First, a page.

Its director-general, Tedros Ghebreyesus, at a news conference in Geneva, Switzerland advised Mr Trump not to politicise the virus.
“Please don’t politicise this virus. It exploits the differences you have at the national level. If you want to be exploited and if you want to have many more body bags, then you do it,” he said.
“If you don’t want many more body bags, then you refrain from politicising it. My short message is: Please quarantine politicising Covid. The unity of your country will be very important to defeat this dangerous virus.”
According to CNN, the organisation’s initial response to the outbreak “has been increasingly scrutinised as global cases soar over 1 million.”
Mr Trump on Tuesday threatened to withhold the U.S. funding for the organisation only to later backtrack.
“We’re going to put a hold on money spent to the WHO,” Mr Trump said. “We will look at ending funding because you know what, they called it wrong.”
Mr Trump said he is thinking about withholding funds to the WHO, saying the international agency pushed back on his travel ban on China early in the COVID-19 outbreak.
Mr Ghebreyesus in the conference outlined a timeline of actions his organisation took in response to the crisis in the past 100 days.
He said on the January 1, just hours after WHO was notified of the first cases, it activated its Incident Management Support Team, to coordinate the response at headquarters, regional and country level.
On January 5, he said, WHO notified all member States about the new outbreak and posted news of the outbreak on its website. It followed up on January 10 by publishing a “comprehensive package of guidance” for countries on how to detect and test potential cases.
In late January, he said after the first cases of community spread were reported outside of China, the WHO “declared a public health emergency of international concern, our highest level of alarm”.
The United Nations crisis management team was activated in early February to help with the response, he added.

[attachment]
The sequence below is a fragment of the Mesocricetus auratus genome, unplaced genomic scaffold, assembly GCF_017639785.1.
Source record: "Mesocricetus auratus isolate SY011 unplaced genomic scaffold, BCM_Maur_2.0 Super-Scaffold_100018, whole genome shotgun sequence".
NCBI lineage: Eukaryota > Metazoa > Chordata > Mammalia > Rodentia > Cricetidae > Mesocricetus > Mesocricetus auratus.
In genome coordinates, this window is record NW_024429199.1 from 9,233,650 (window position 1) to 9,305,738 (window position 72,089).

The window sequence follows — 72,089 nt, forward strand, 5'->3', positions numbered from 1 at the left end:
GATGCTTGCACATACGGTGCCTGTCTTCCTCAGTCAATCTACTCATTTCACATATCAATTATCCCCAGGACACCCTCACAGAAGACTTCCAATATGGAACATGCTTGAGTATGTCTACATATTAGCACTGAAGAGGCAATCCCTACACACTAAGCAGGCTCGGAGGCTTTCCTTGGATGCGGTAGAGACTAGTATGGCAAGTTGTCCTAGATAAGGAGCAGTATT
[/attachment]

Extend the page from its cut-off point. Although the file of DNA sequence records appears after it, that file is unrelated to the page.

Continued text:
“We said we have been doing everything we can, but we will continue to do everything — day and night — like we have been doing to save lives. We don’t want to waste time,” he said.
He said the organisation performs an after-action assessment when confronted with a new and serious public health concern like coronavirus.
“We will do our assessment identifying the strengths and weaknesses,” he said, adding that the WHO wants to learn from the pandemic.
On January 30, the WHO said that it did not recommend any travel or trade restrictions, saying that “such measures may have a public health rationale at the beginning of the containment phase of an outbreak but that they should only be short in duration if over 24 hours because they are not very effective.”
The WHO has been criticised for relying on official Chinese government figures relating to the virus, numbers which many global officials doubt are accurate.
Also, it received criticism for a January 14 tweet noting that preliminary investigation by Chinese authorities had found no clear evidence of human-to-human transmission of the coronavirus.
The WHO’s January 30 declaration of the virus as a “public health emergency of international concern” meant that the organisation recognised that the virus posed an international threat beyond China.
This was the day after the first cases of community spread were reported outside of China and a day before Mr Trump restricted travel from China to the US.
On Tuesday, February 4, the organisation said while the virus had not yet reached pandemic levels, it was considered to be “an epidemic with multiple locations; an epidemic being more than a normal number cases of an illness.”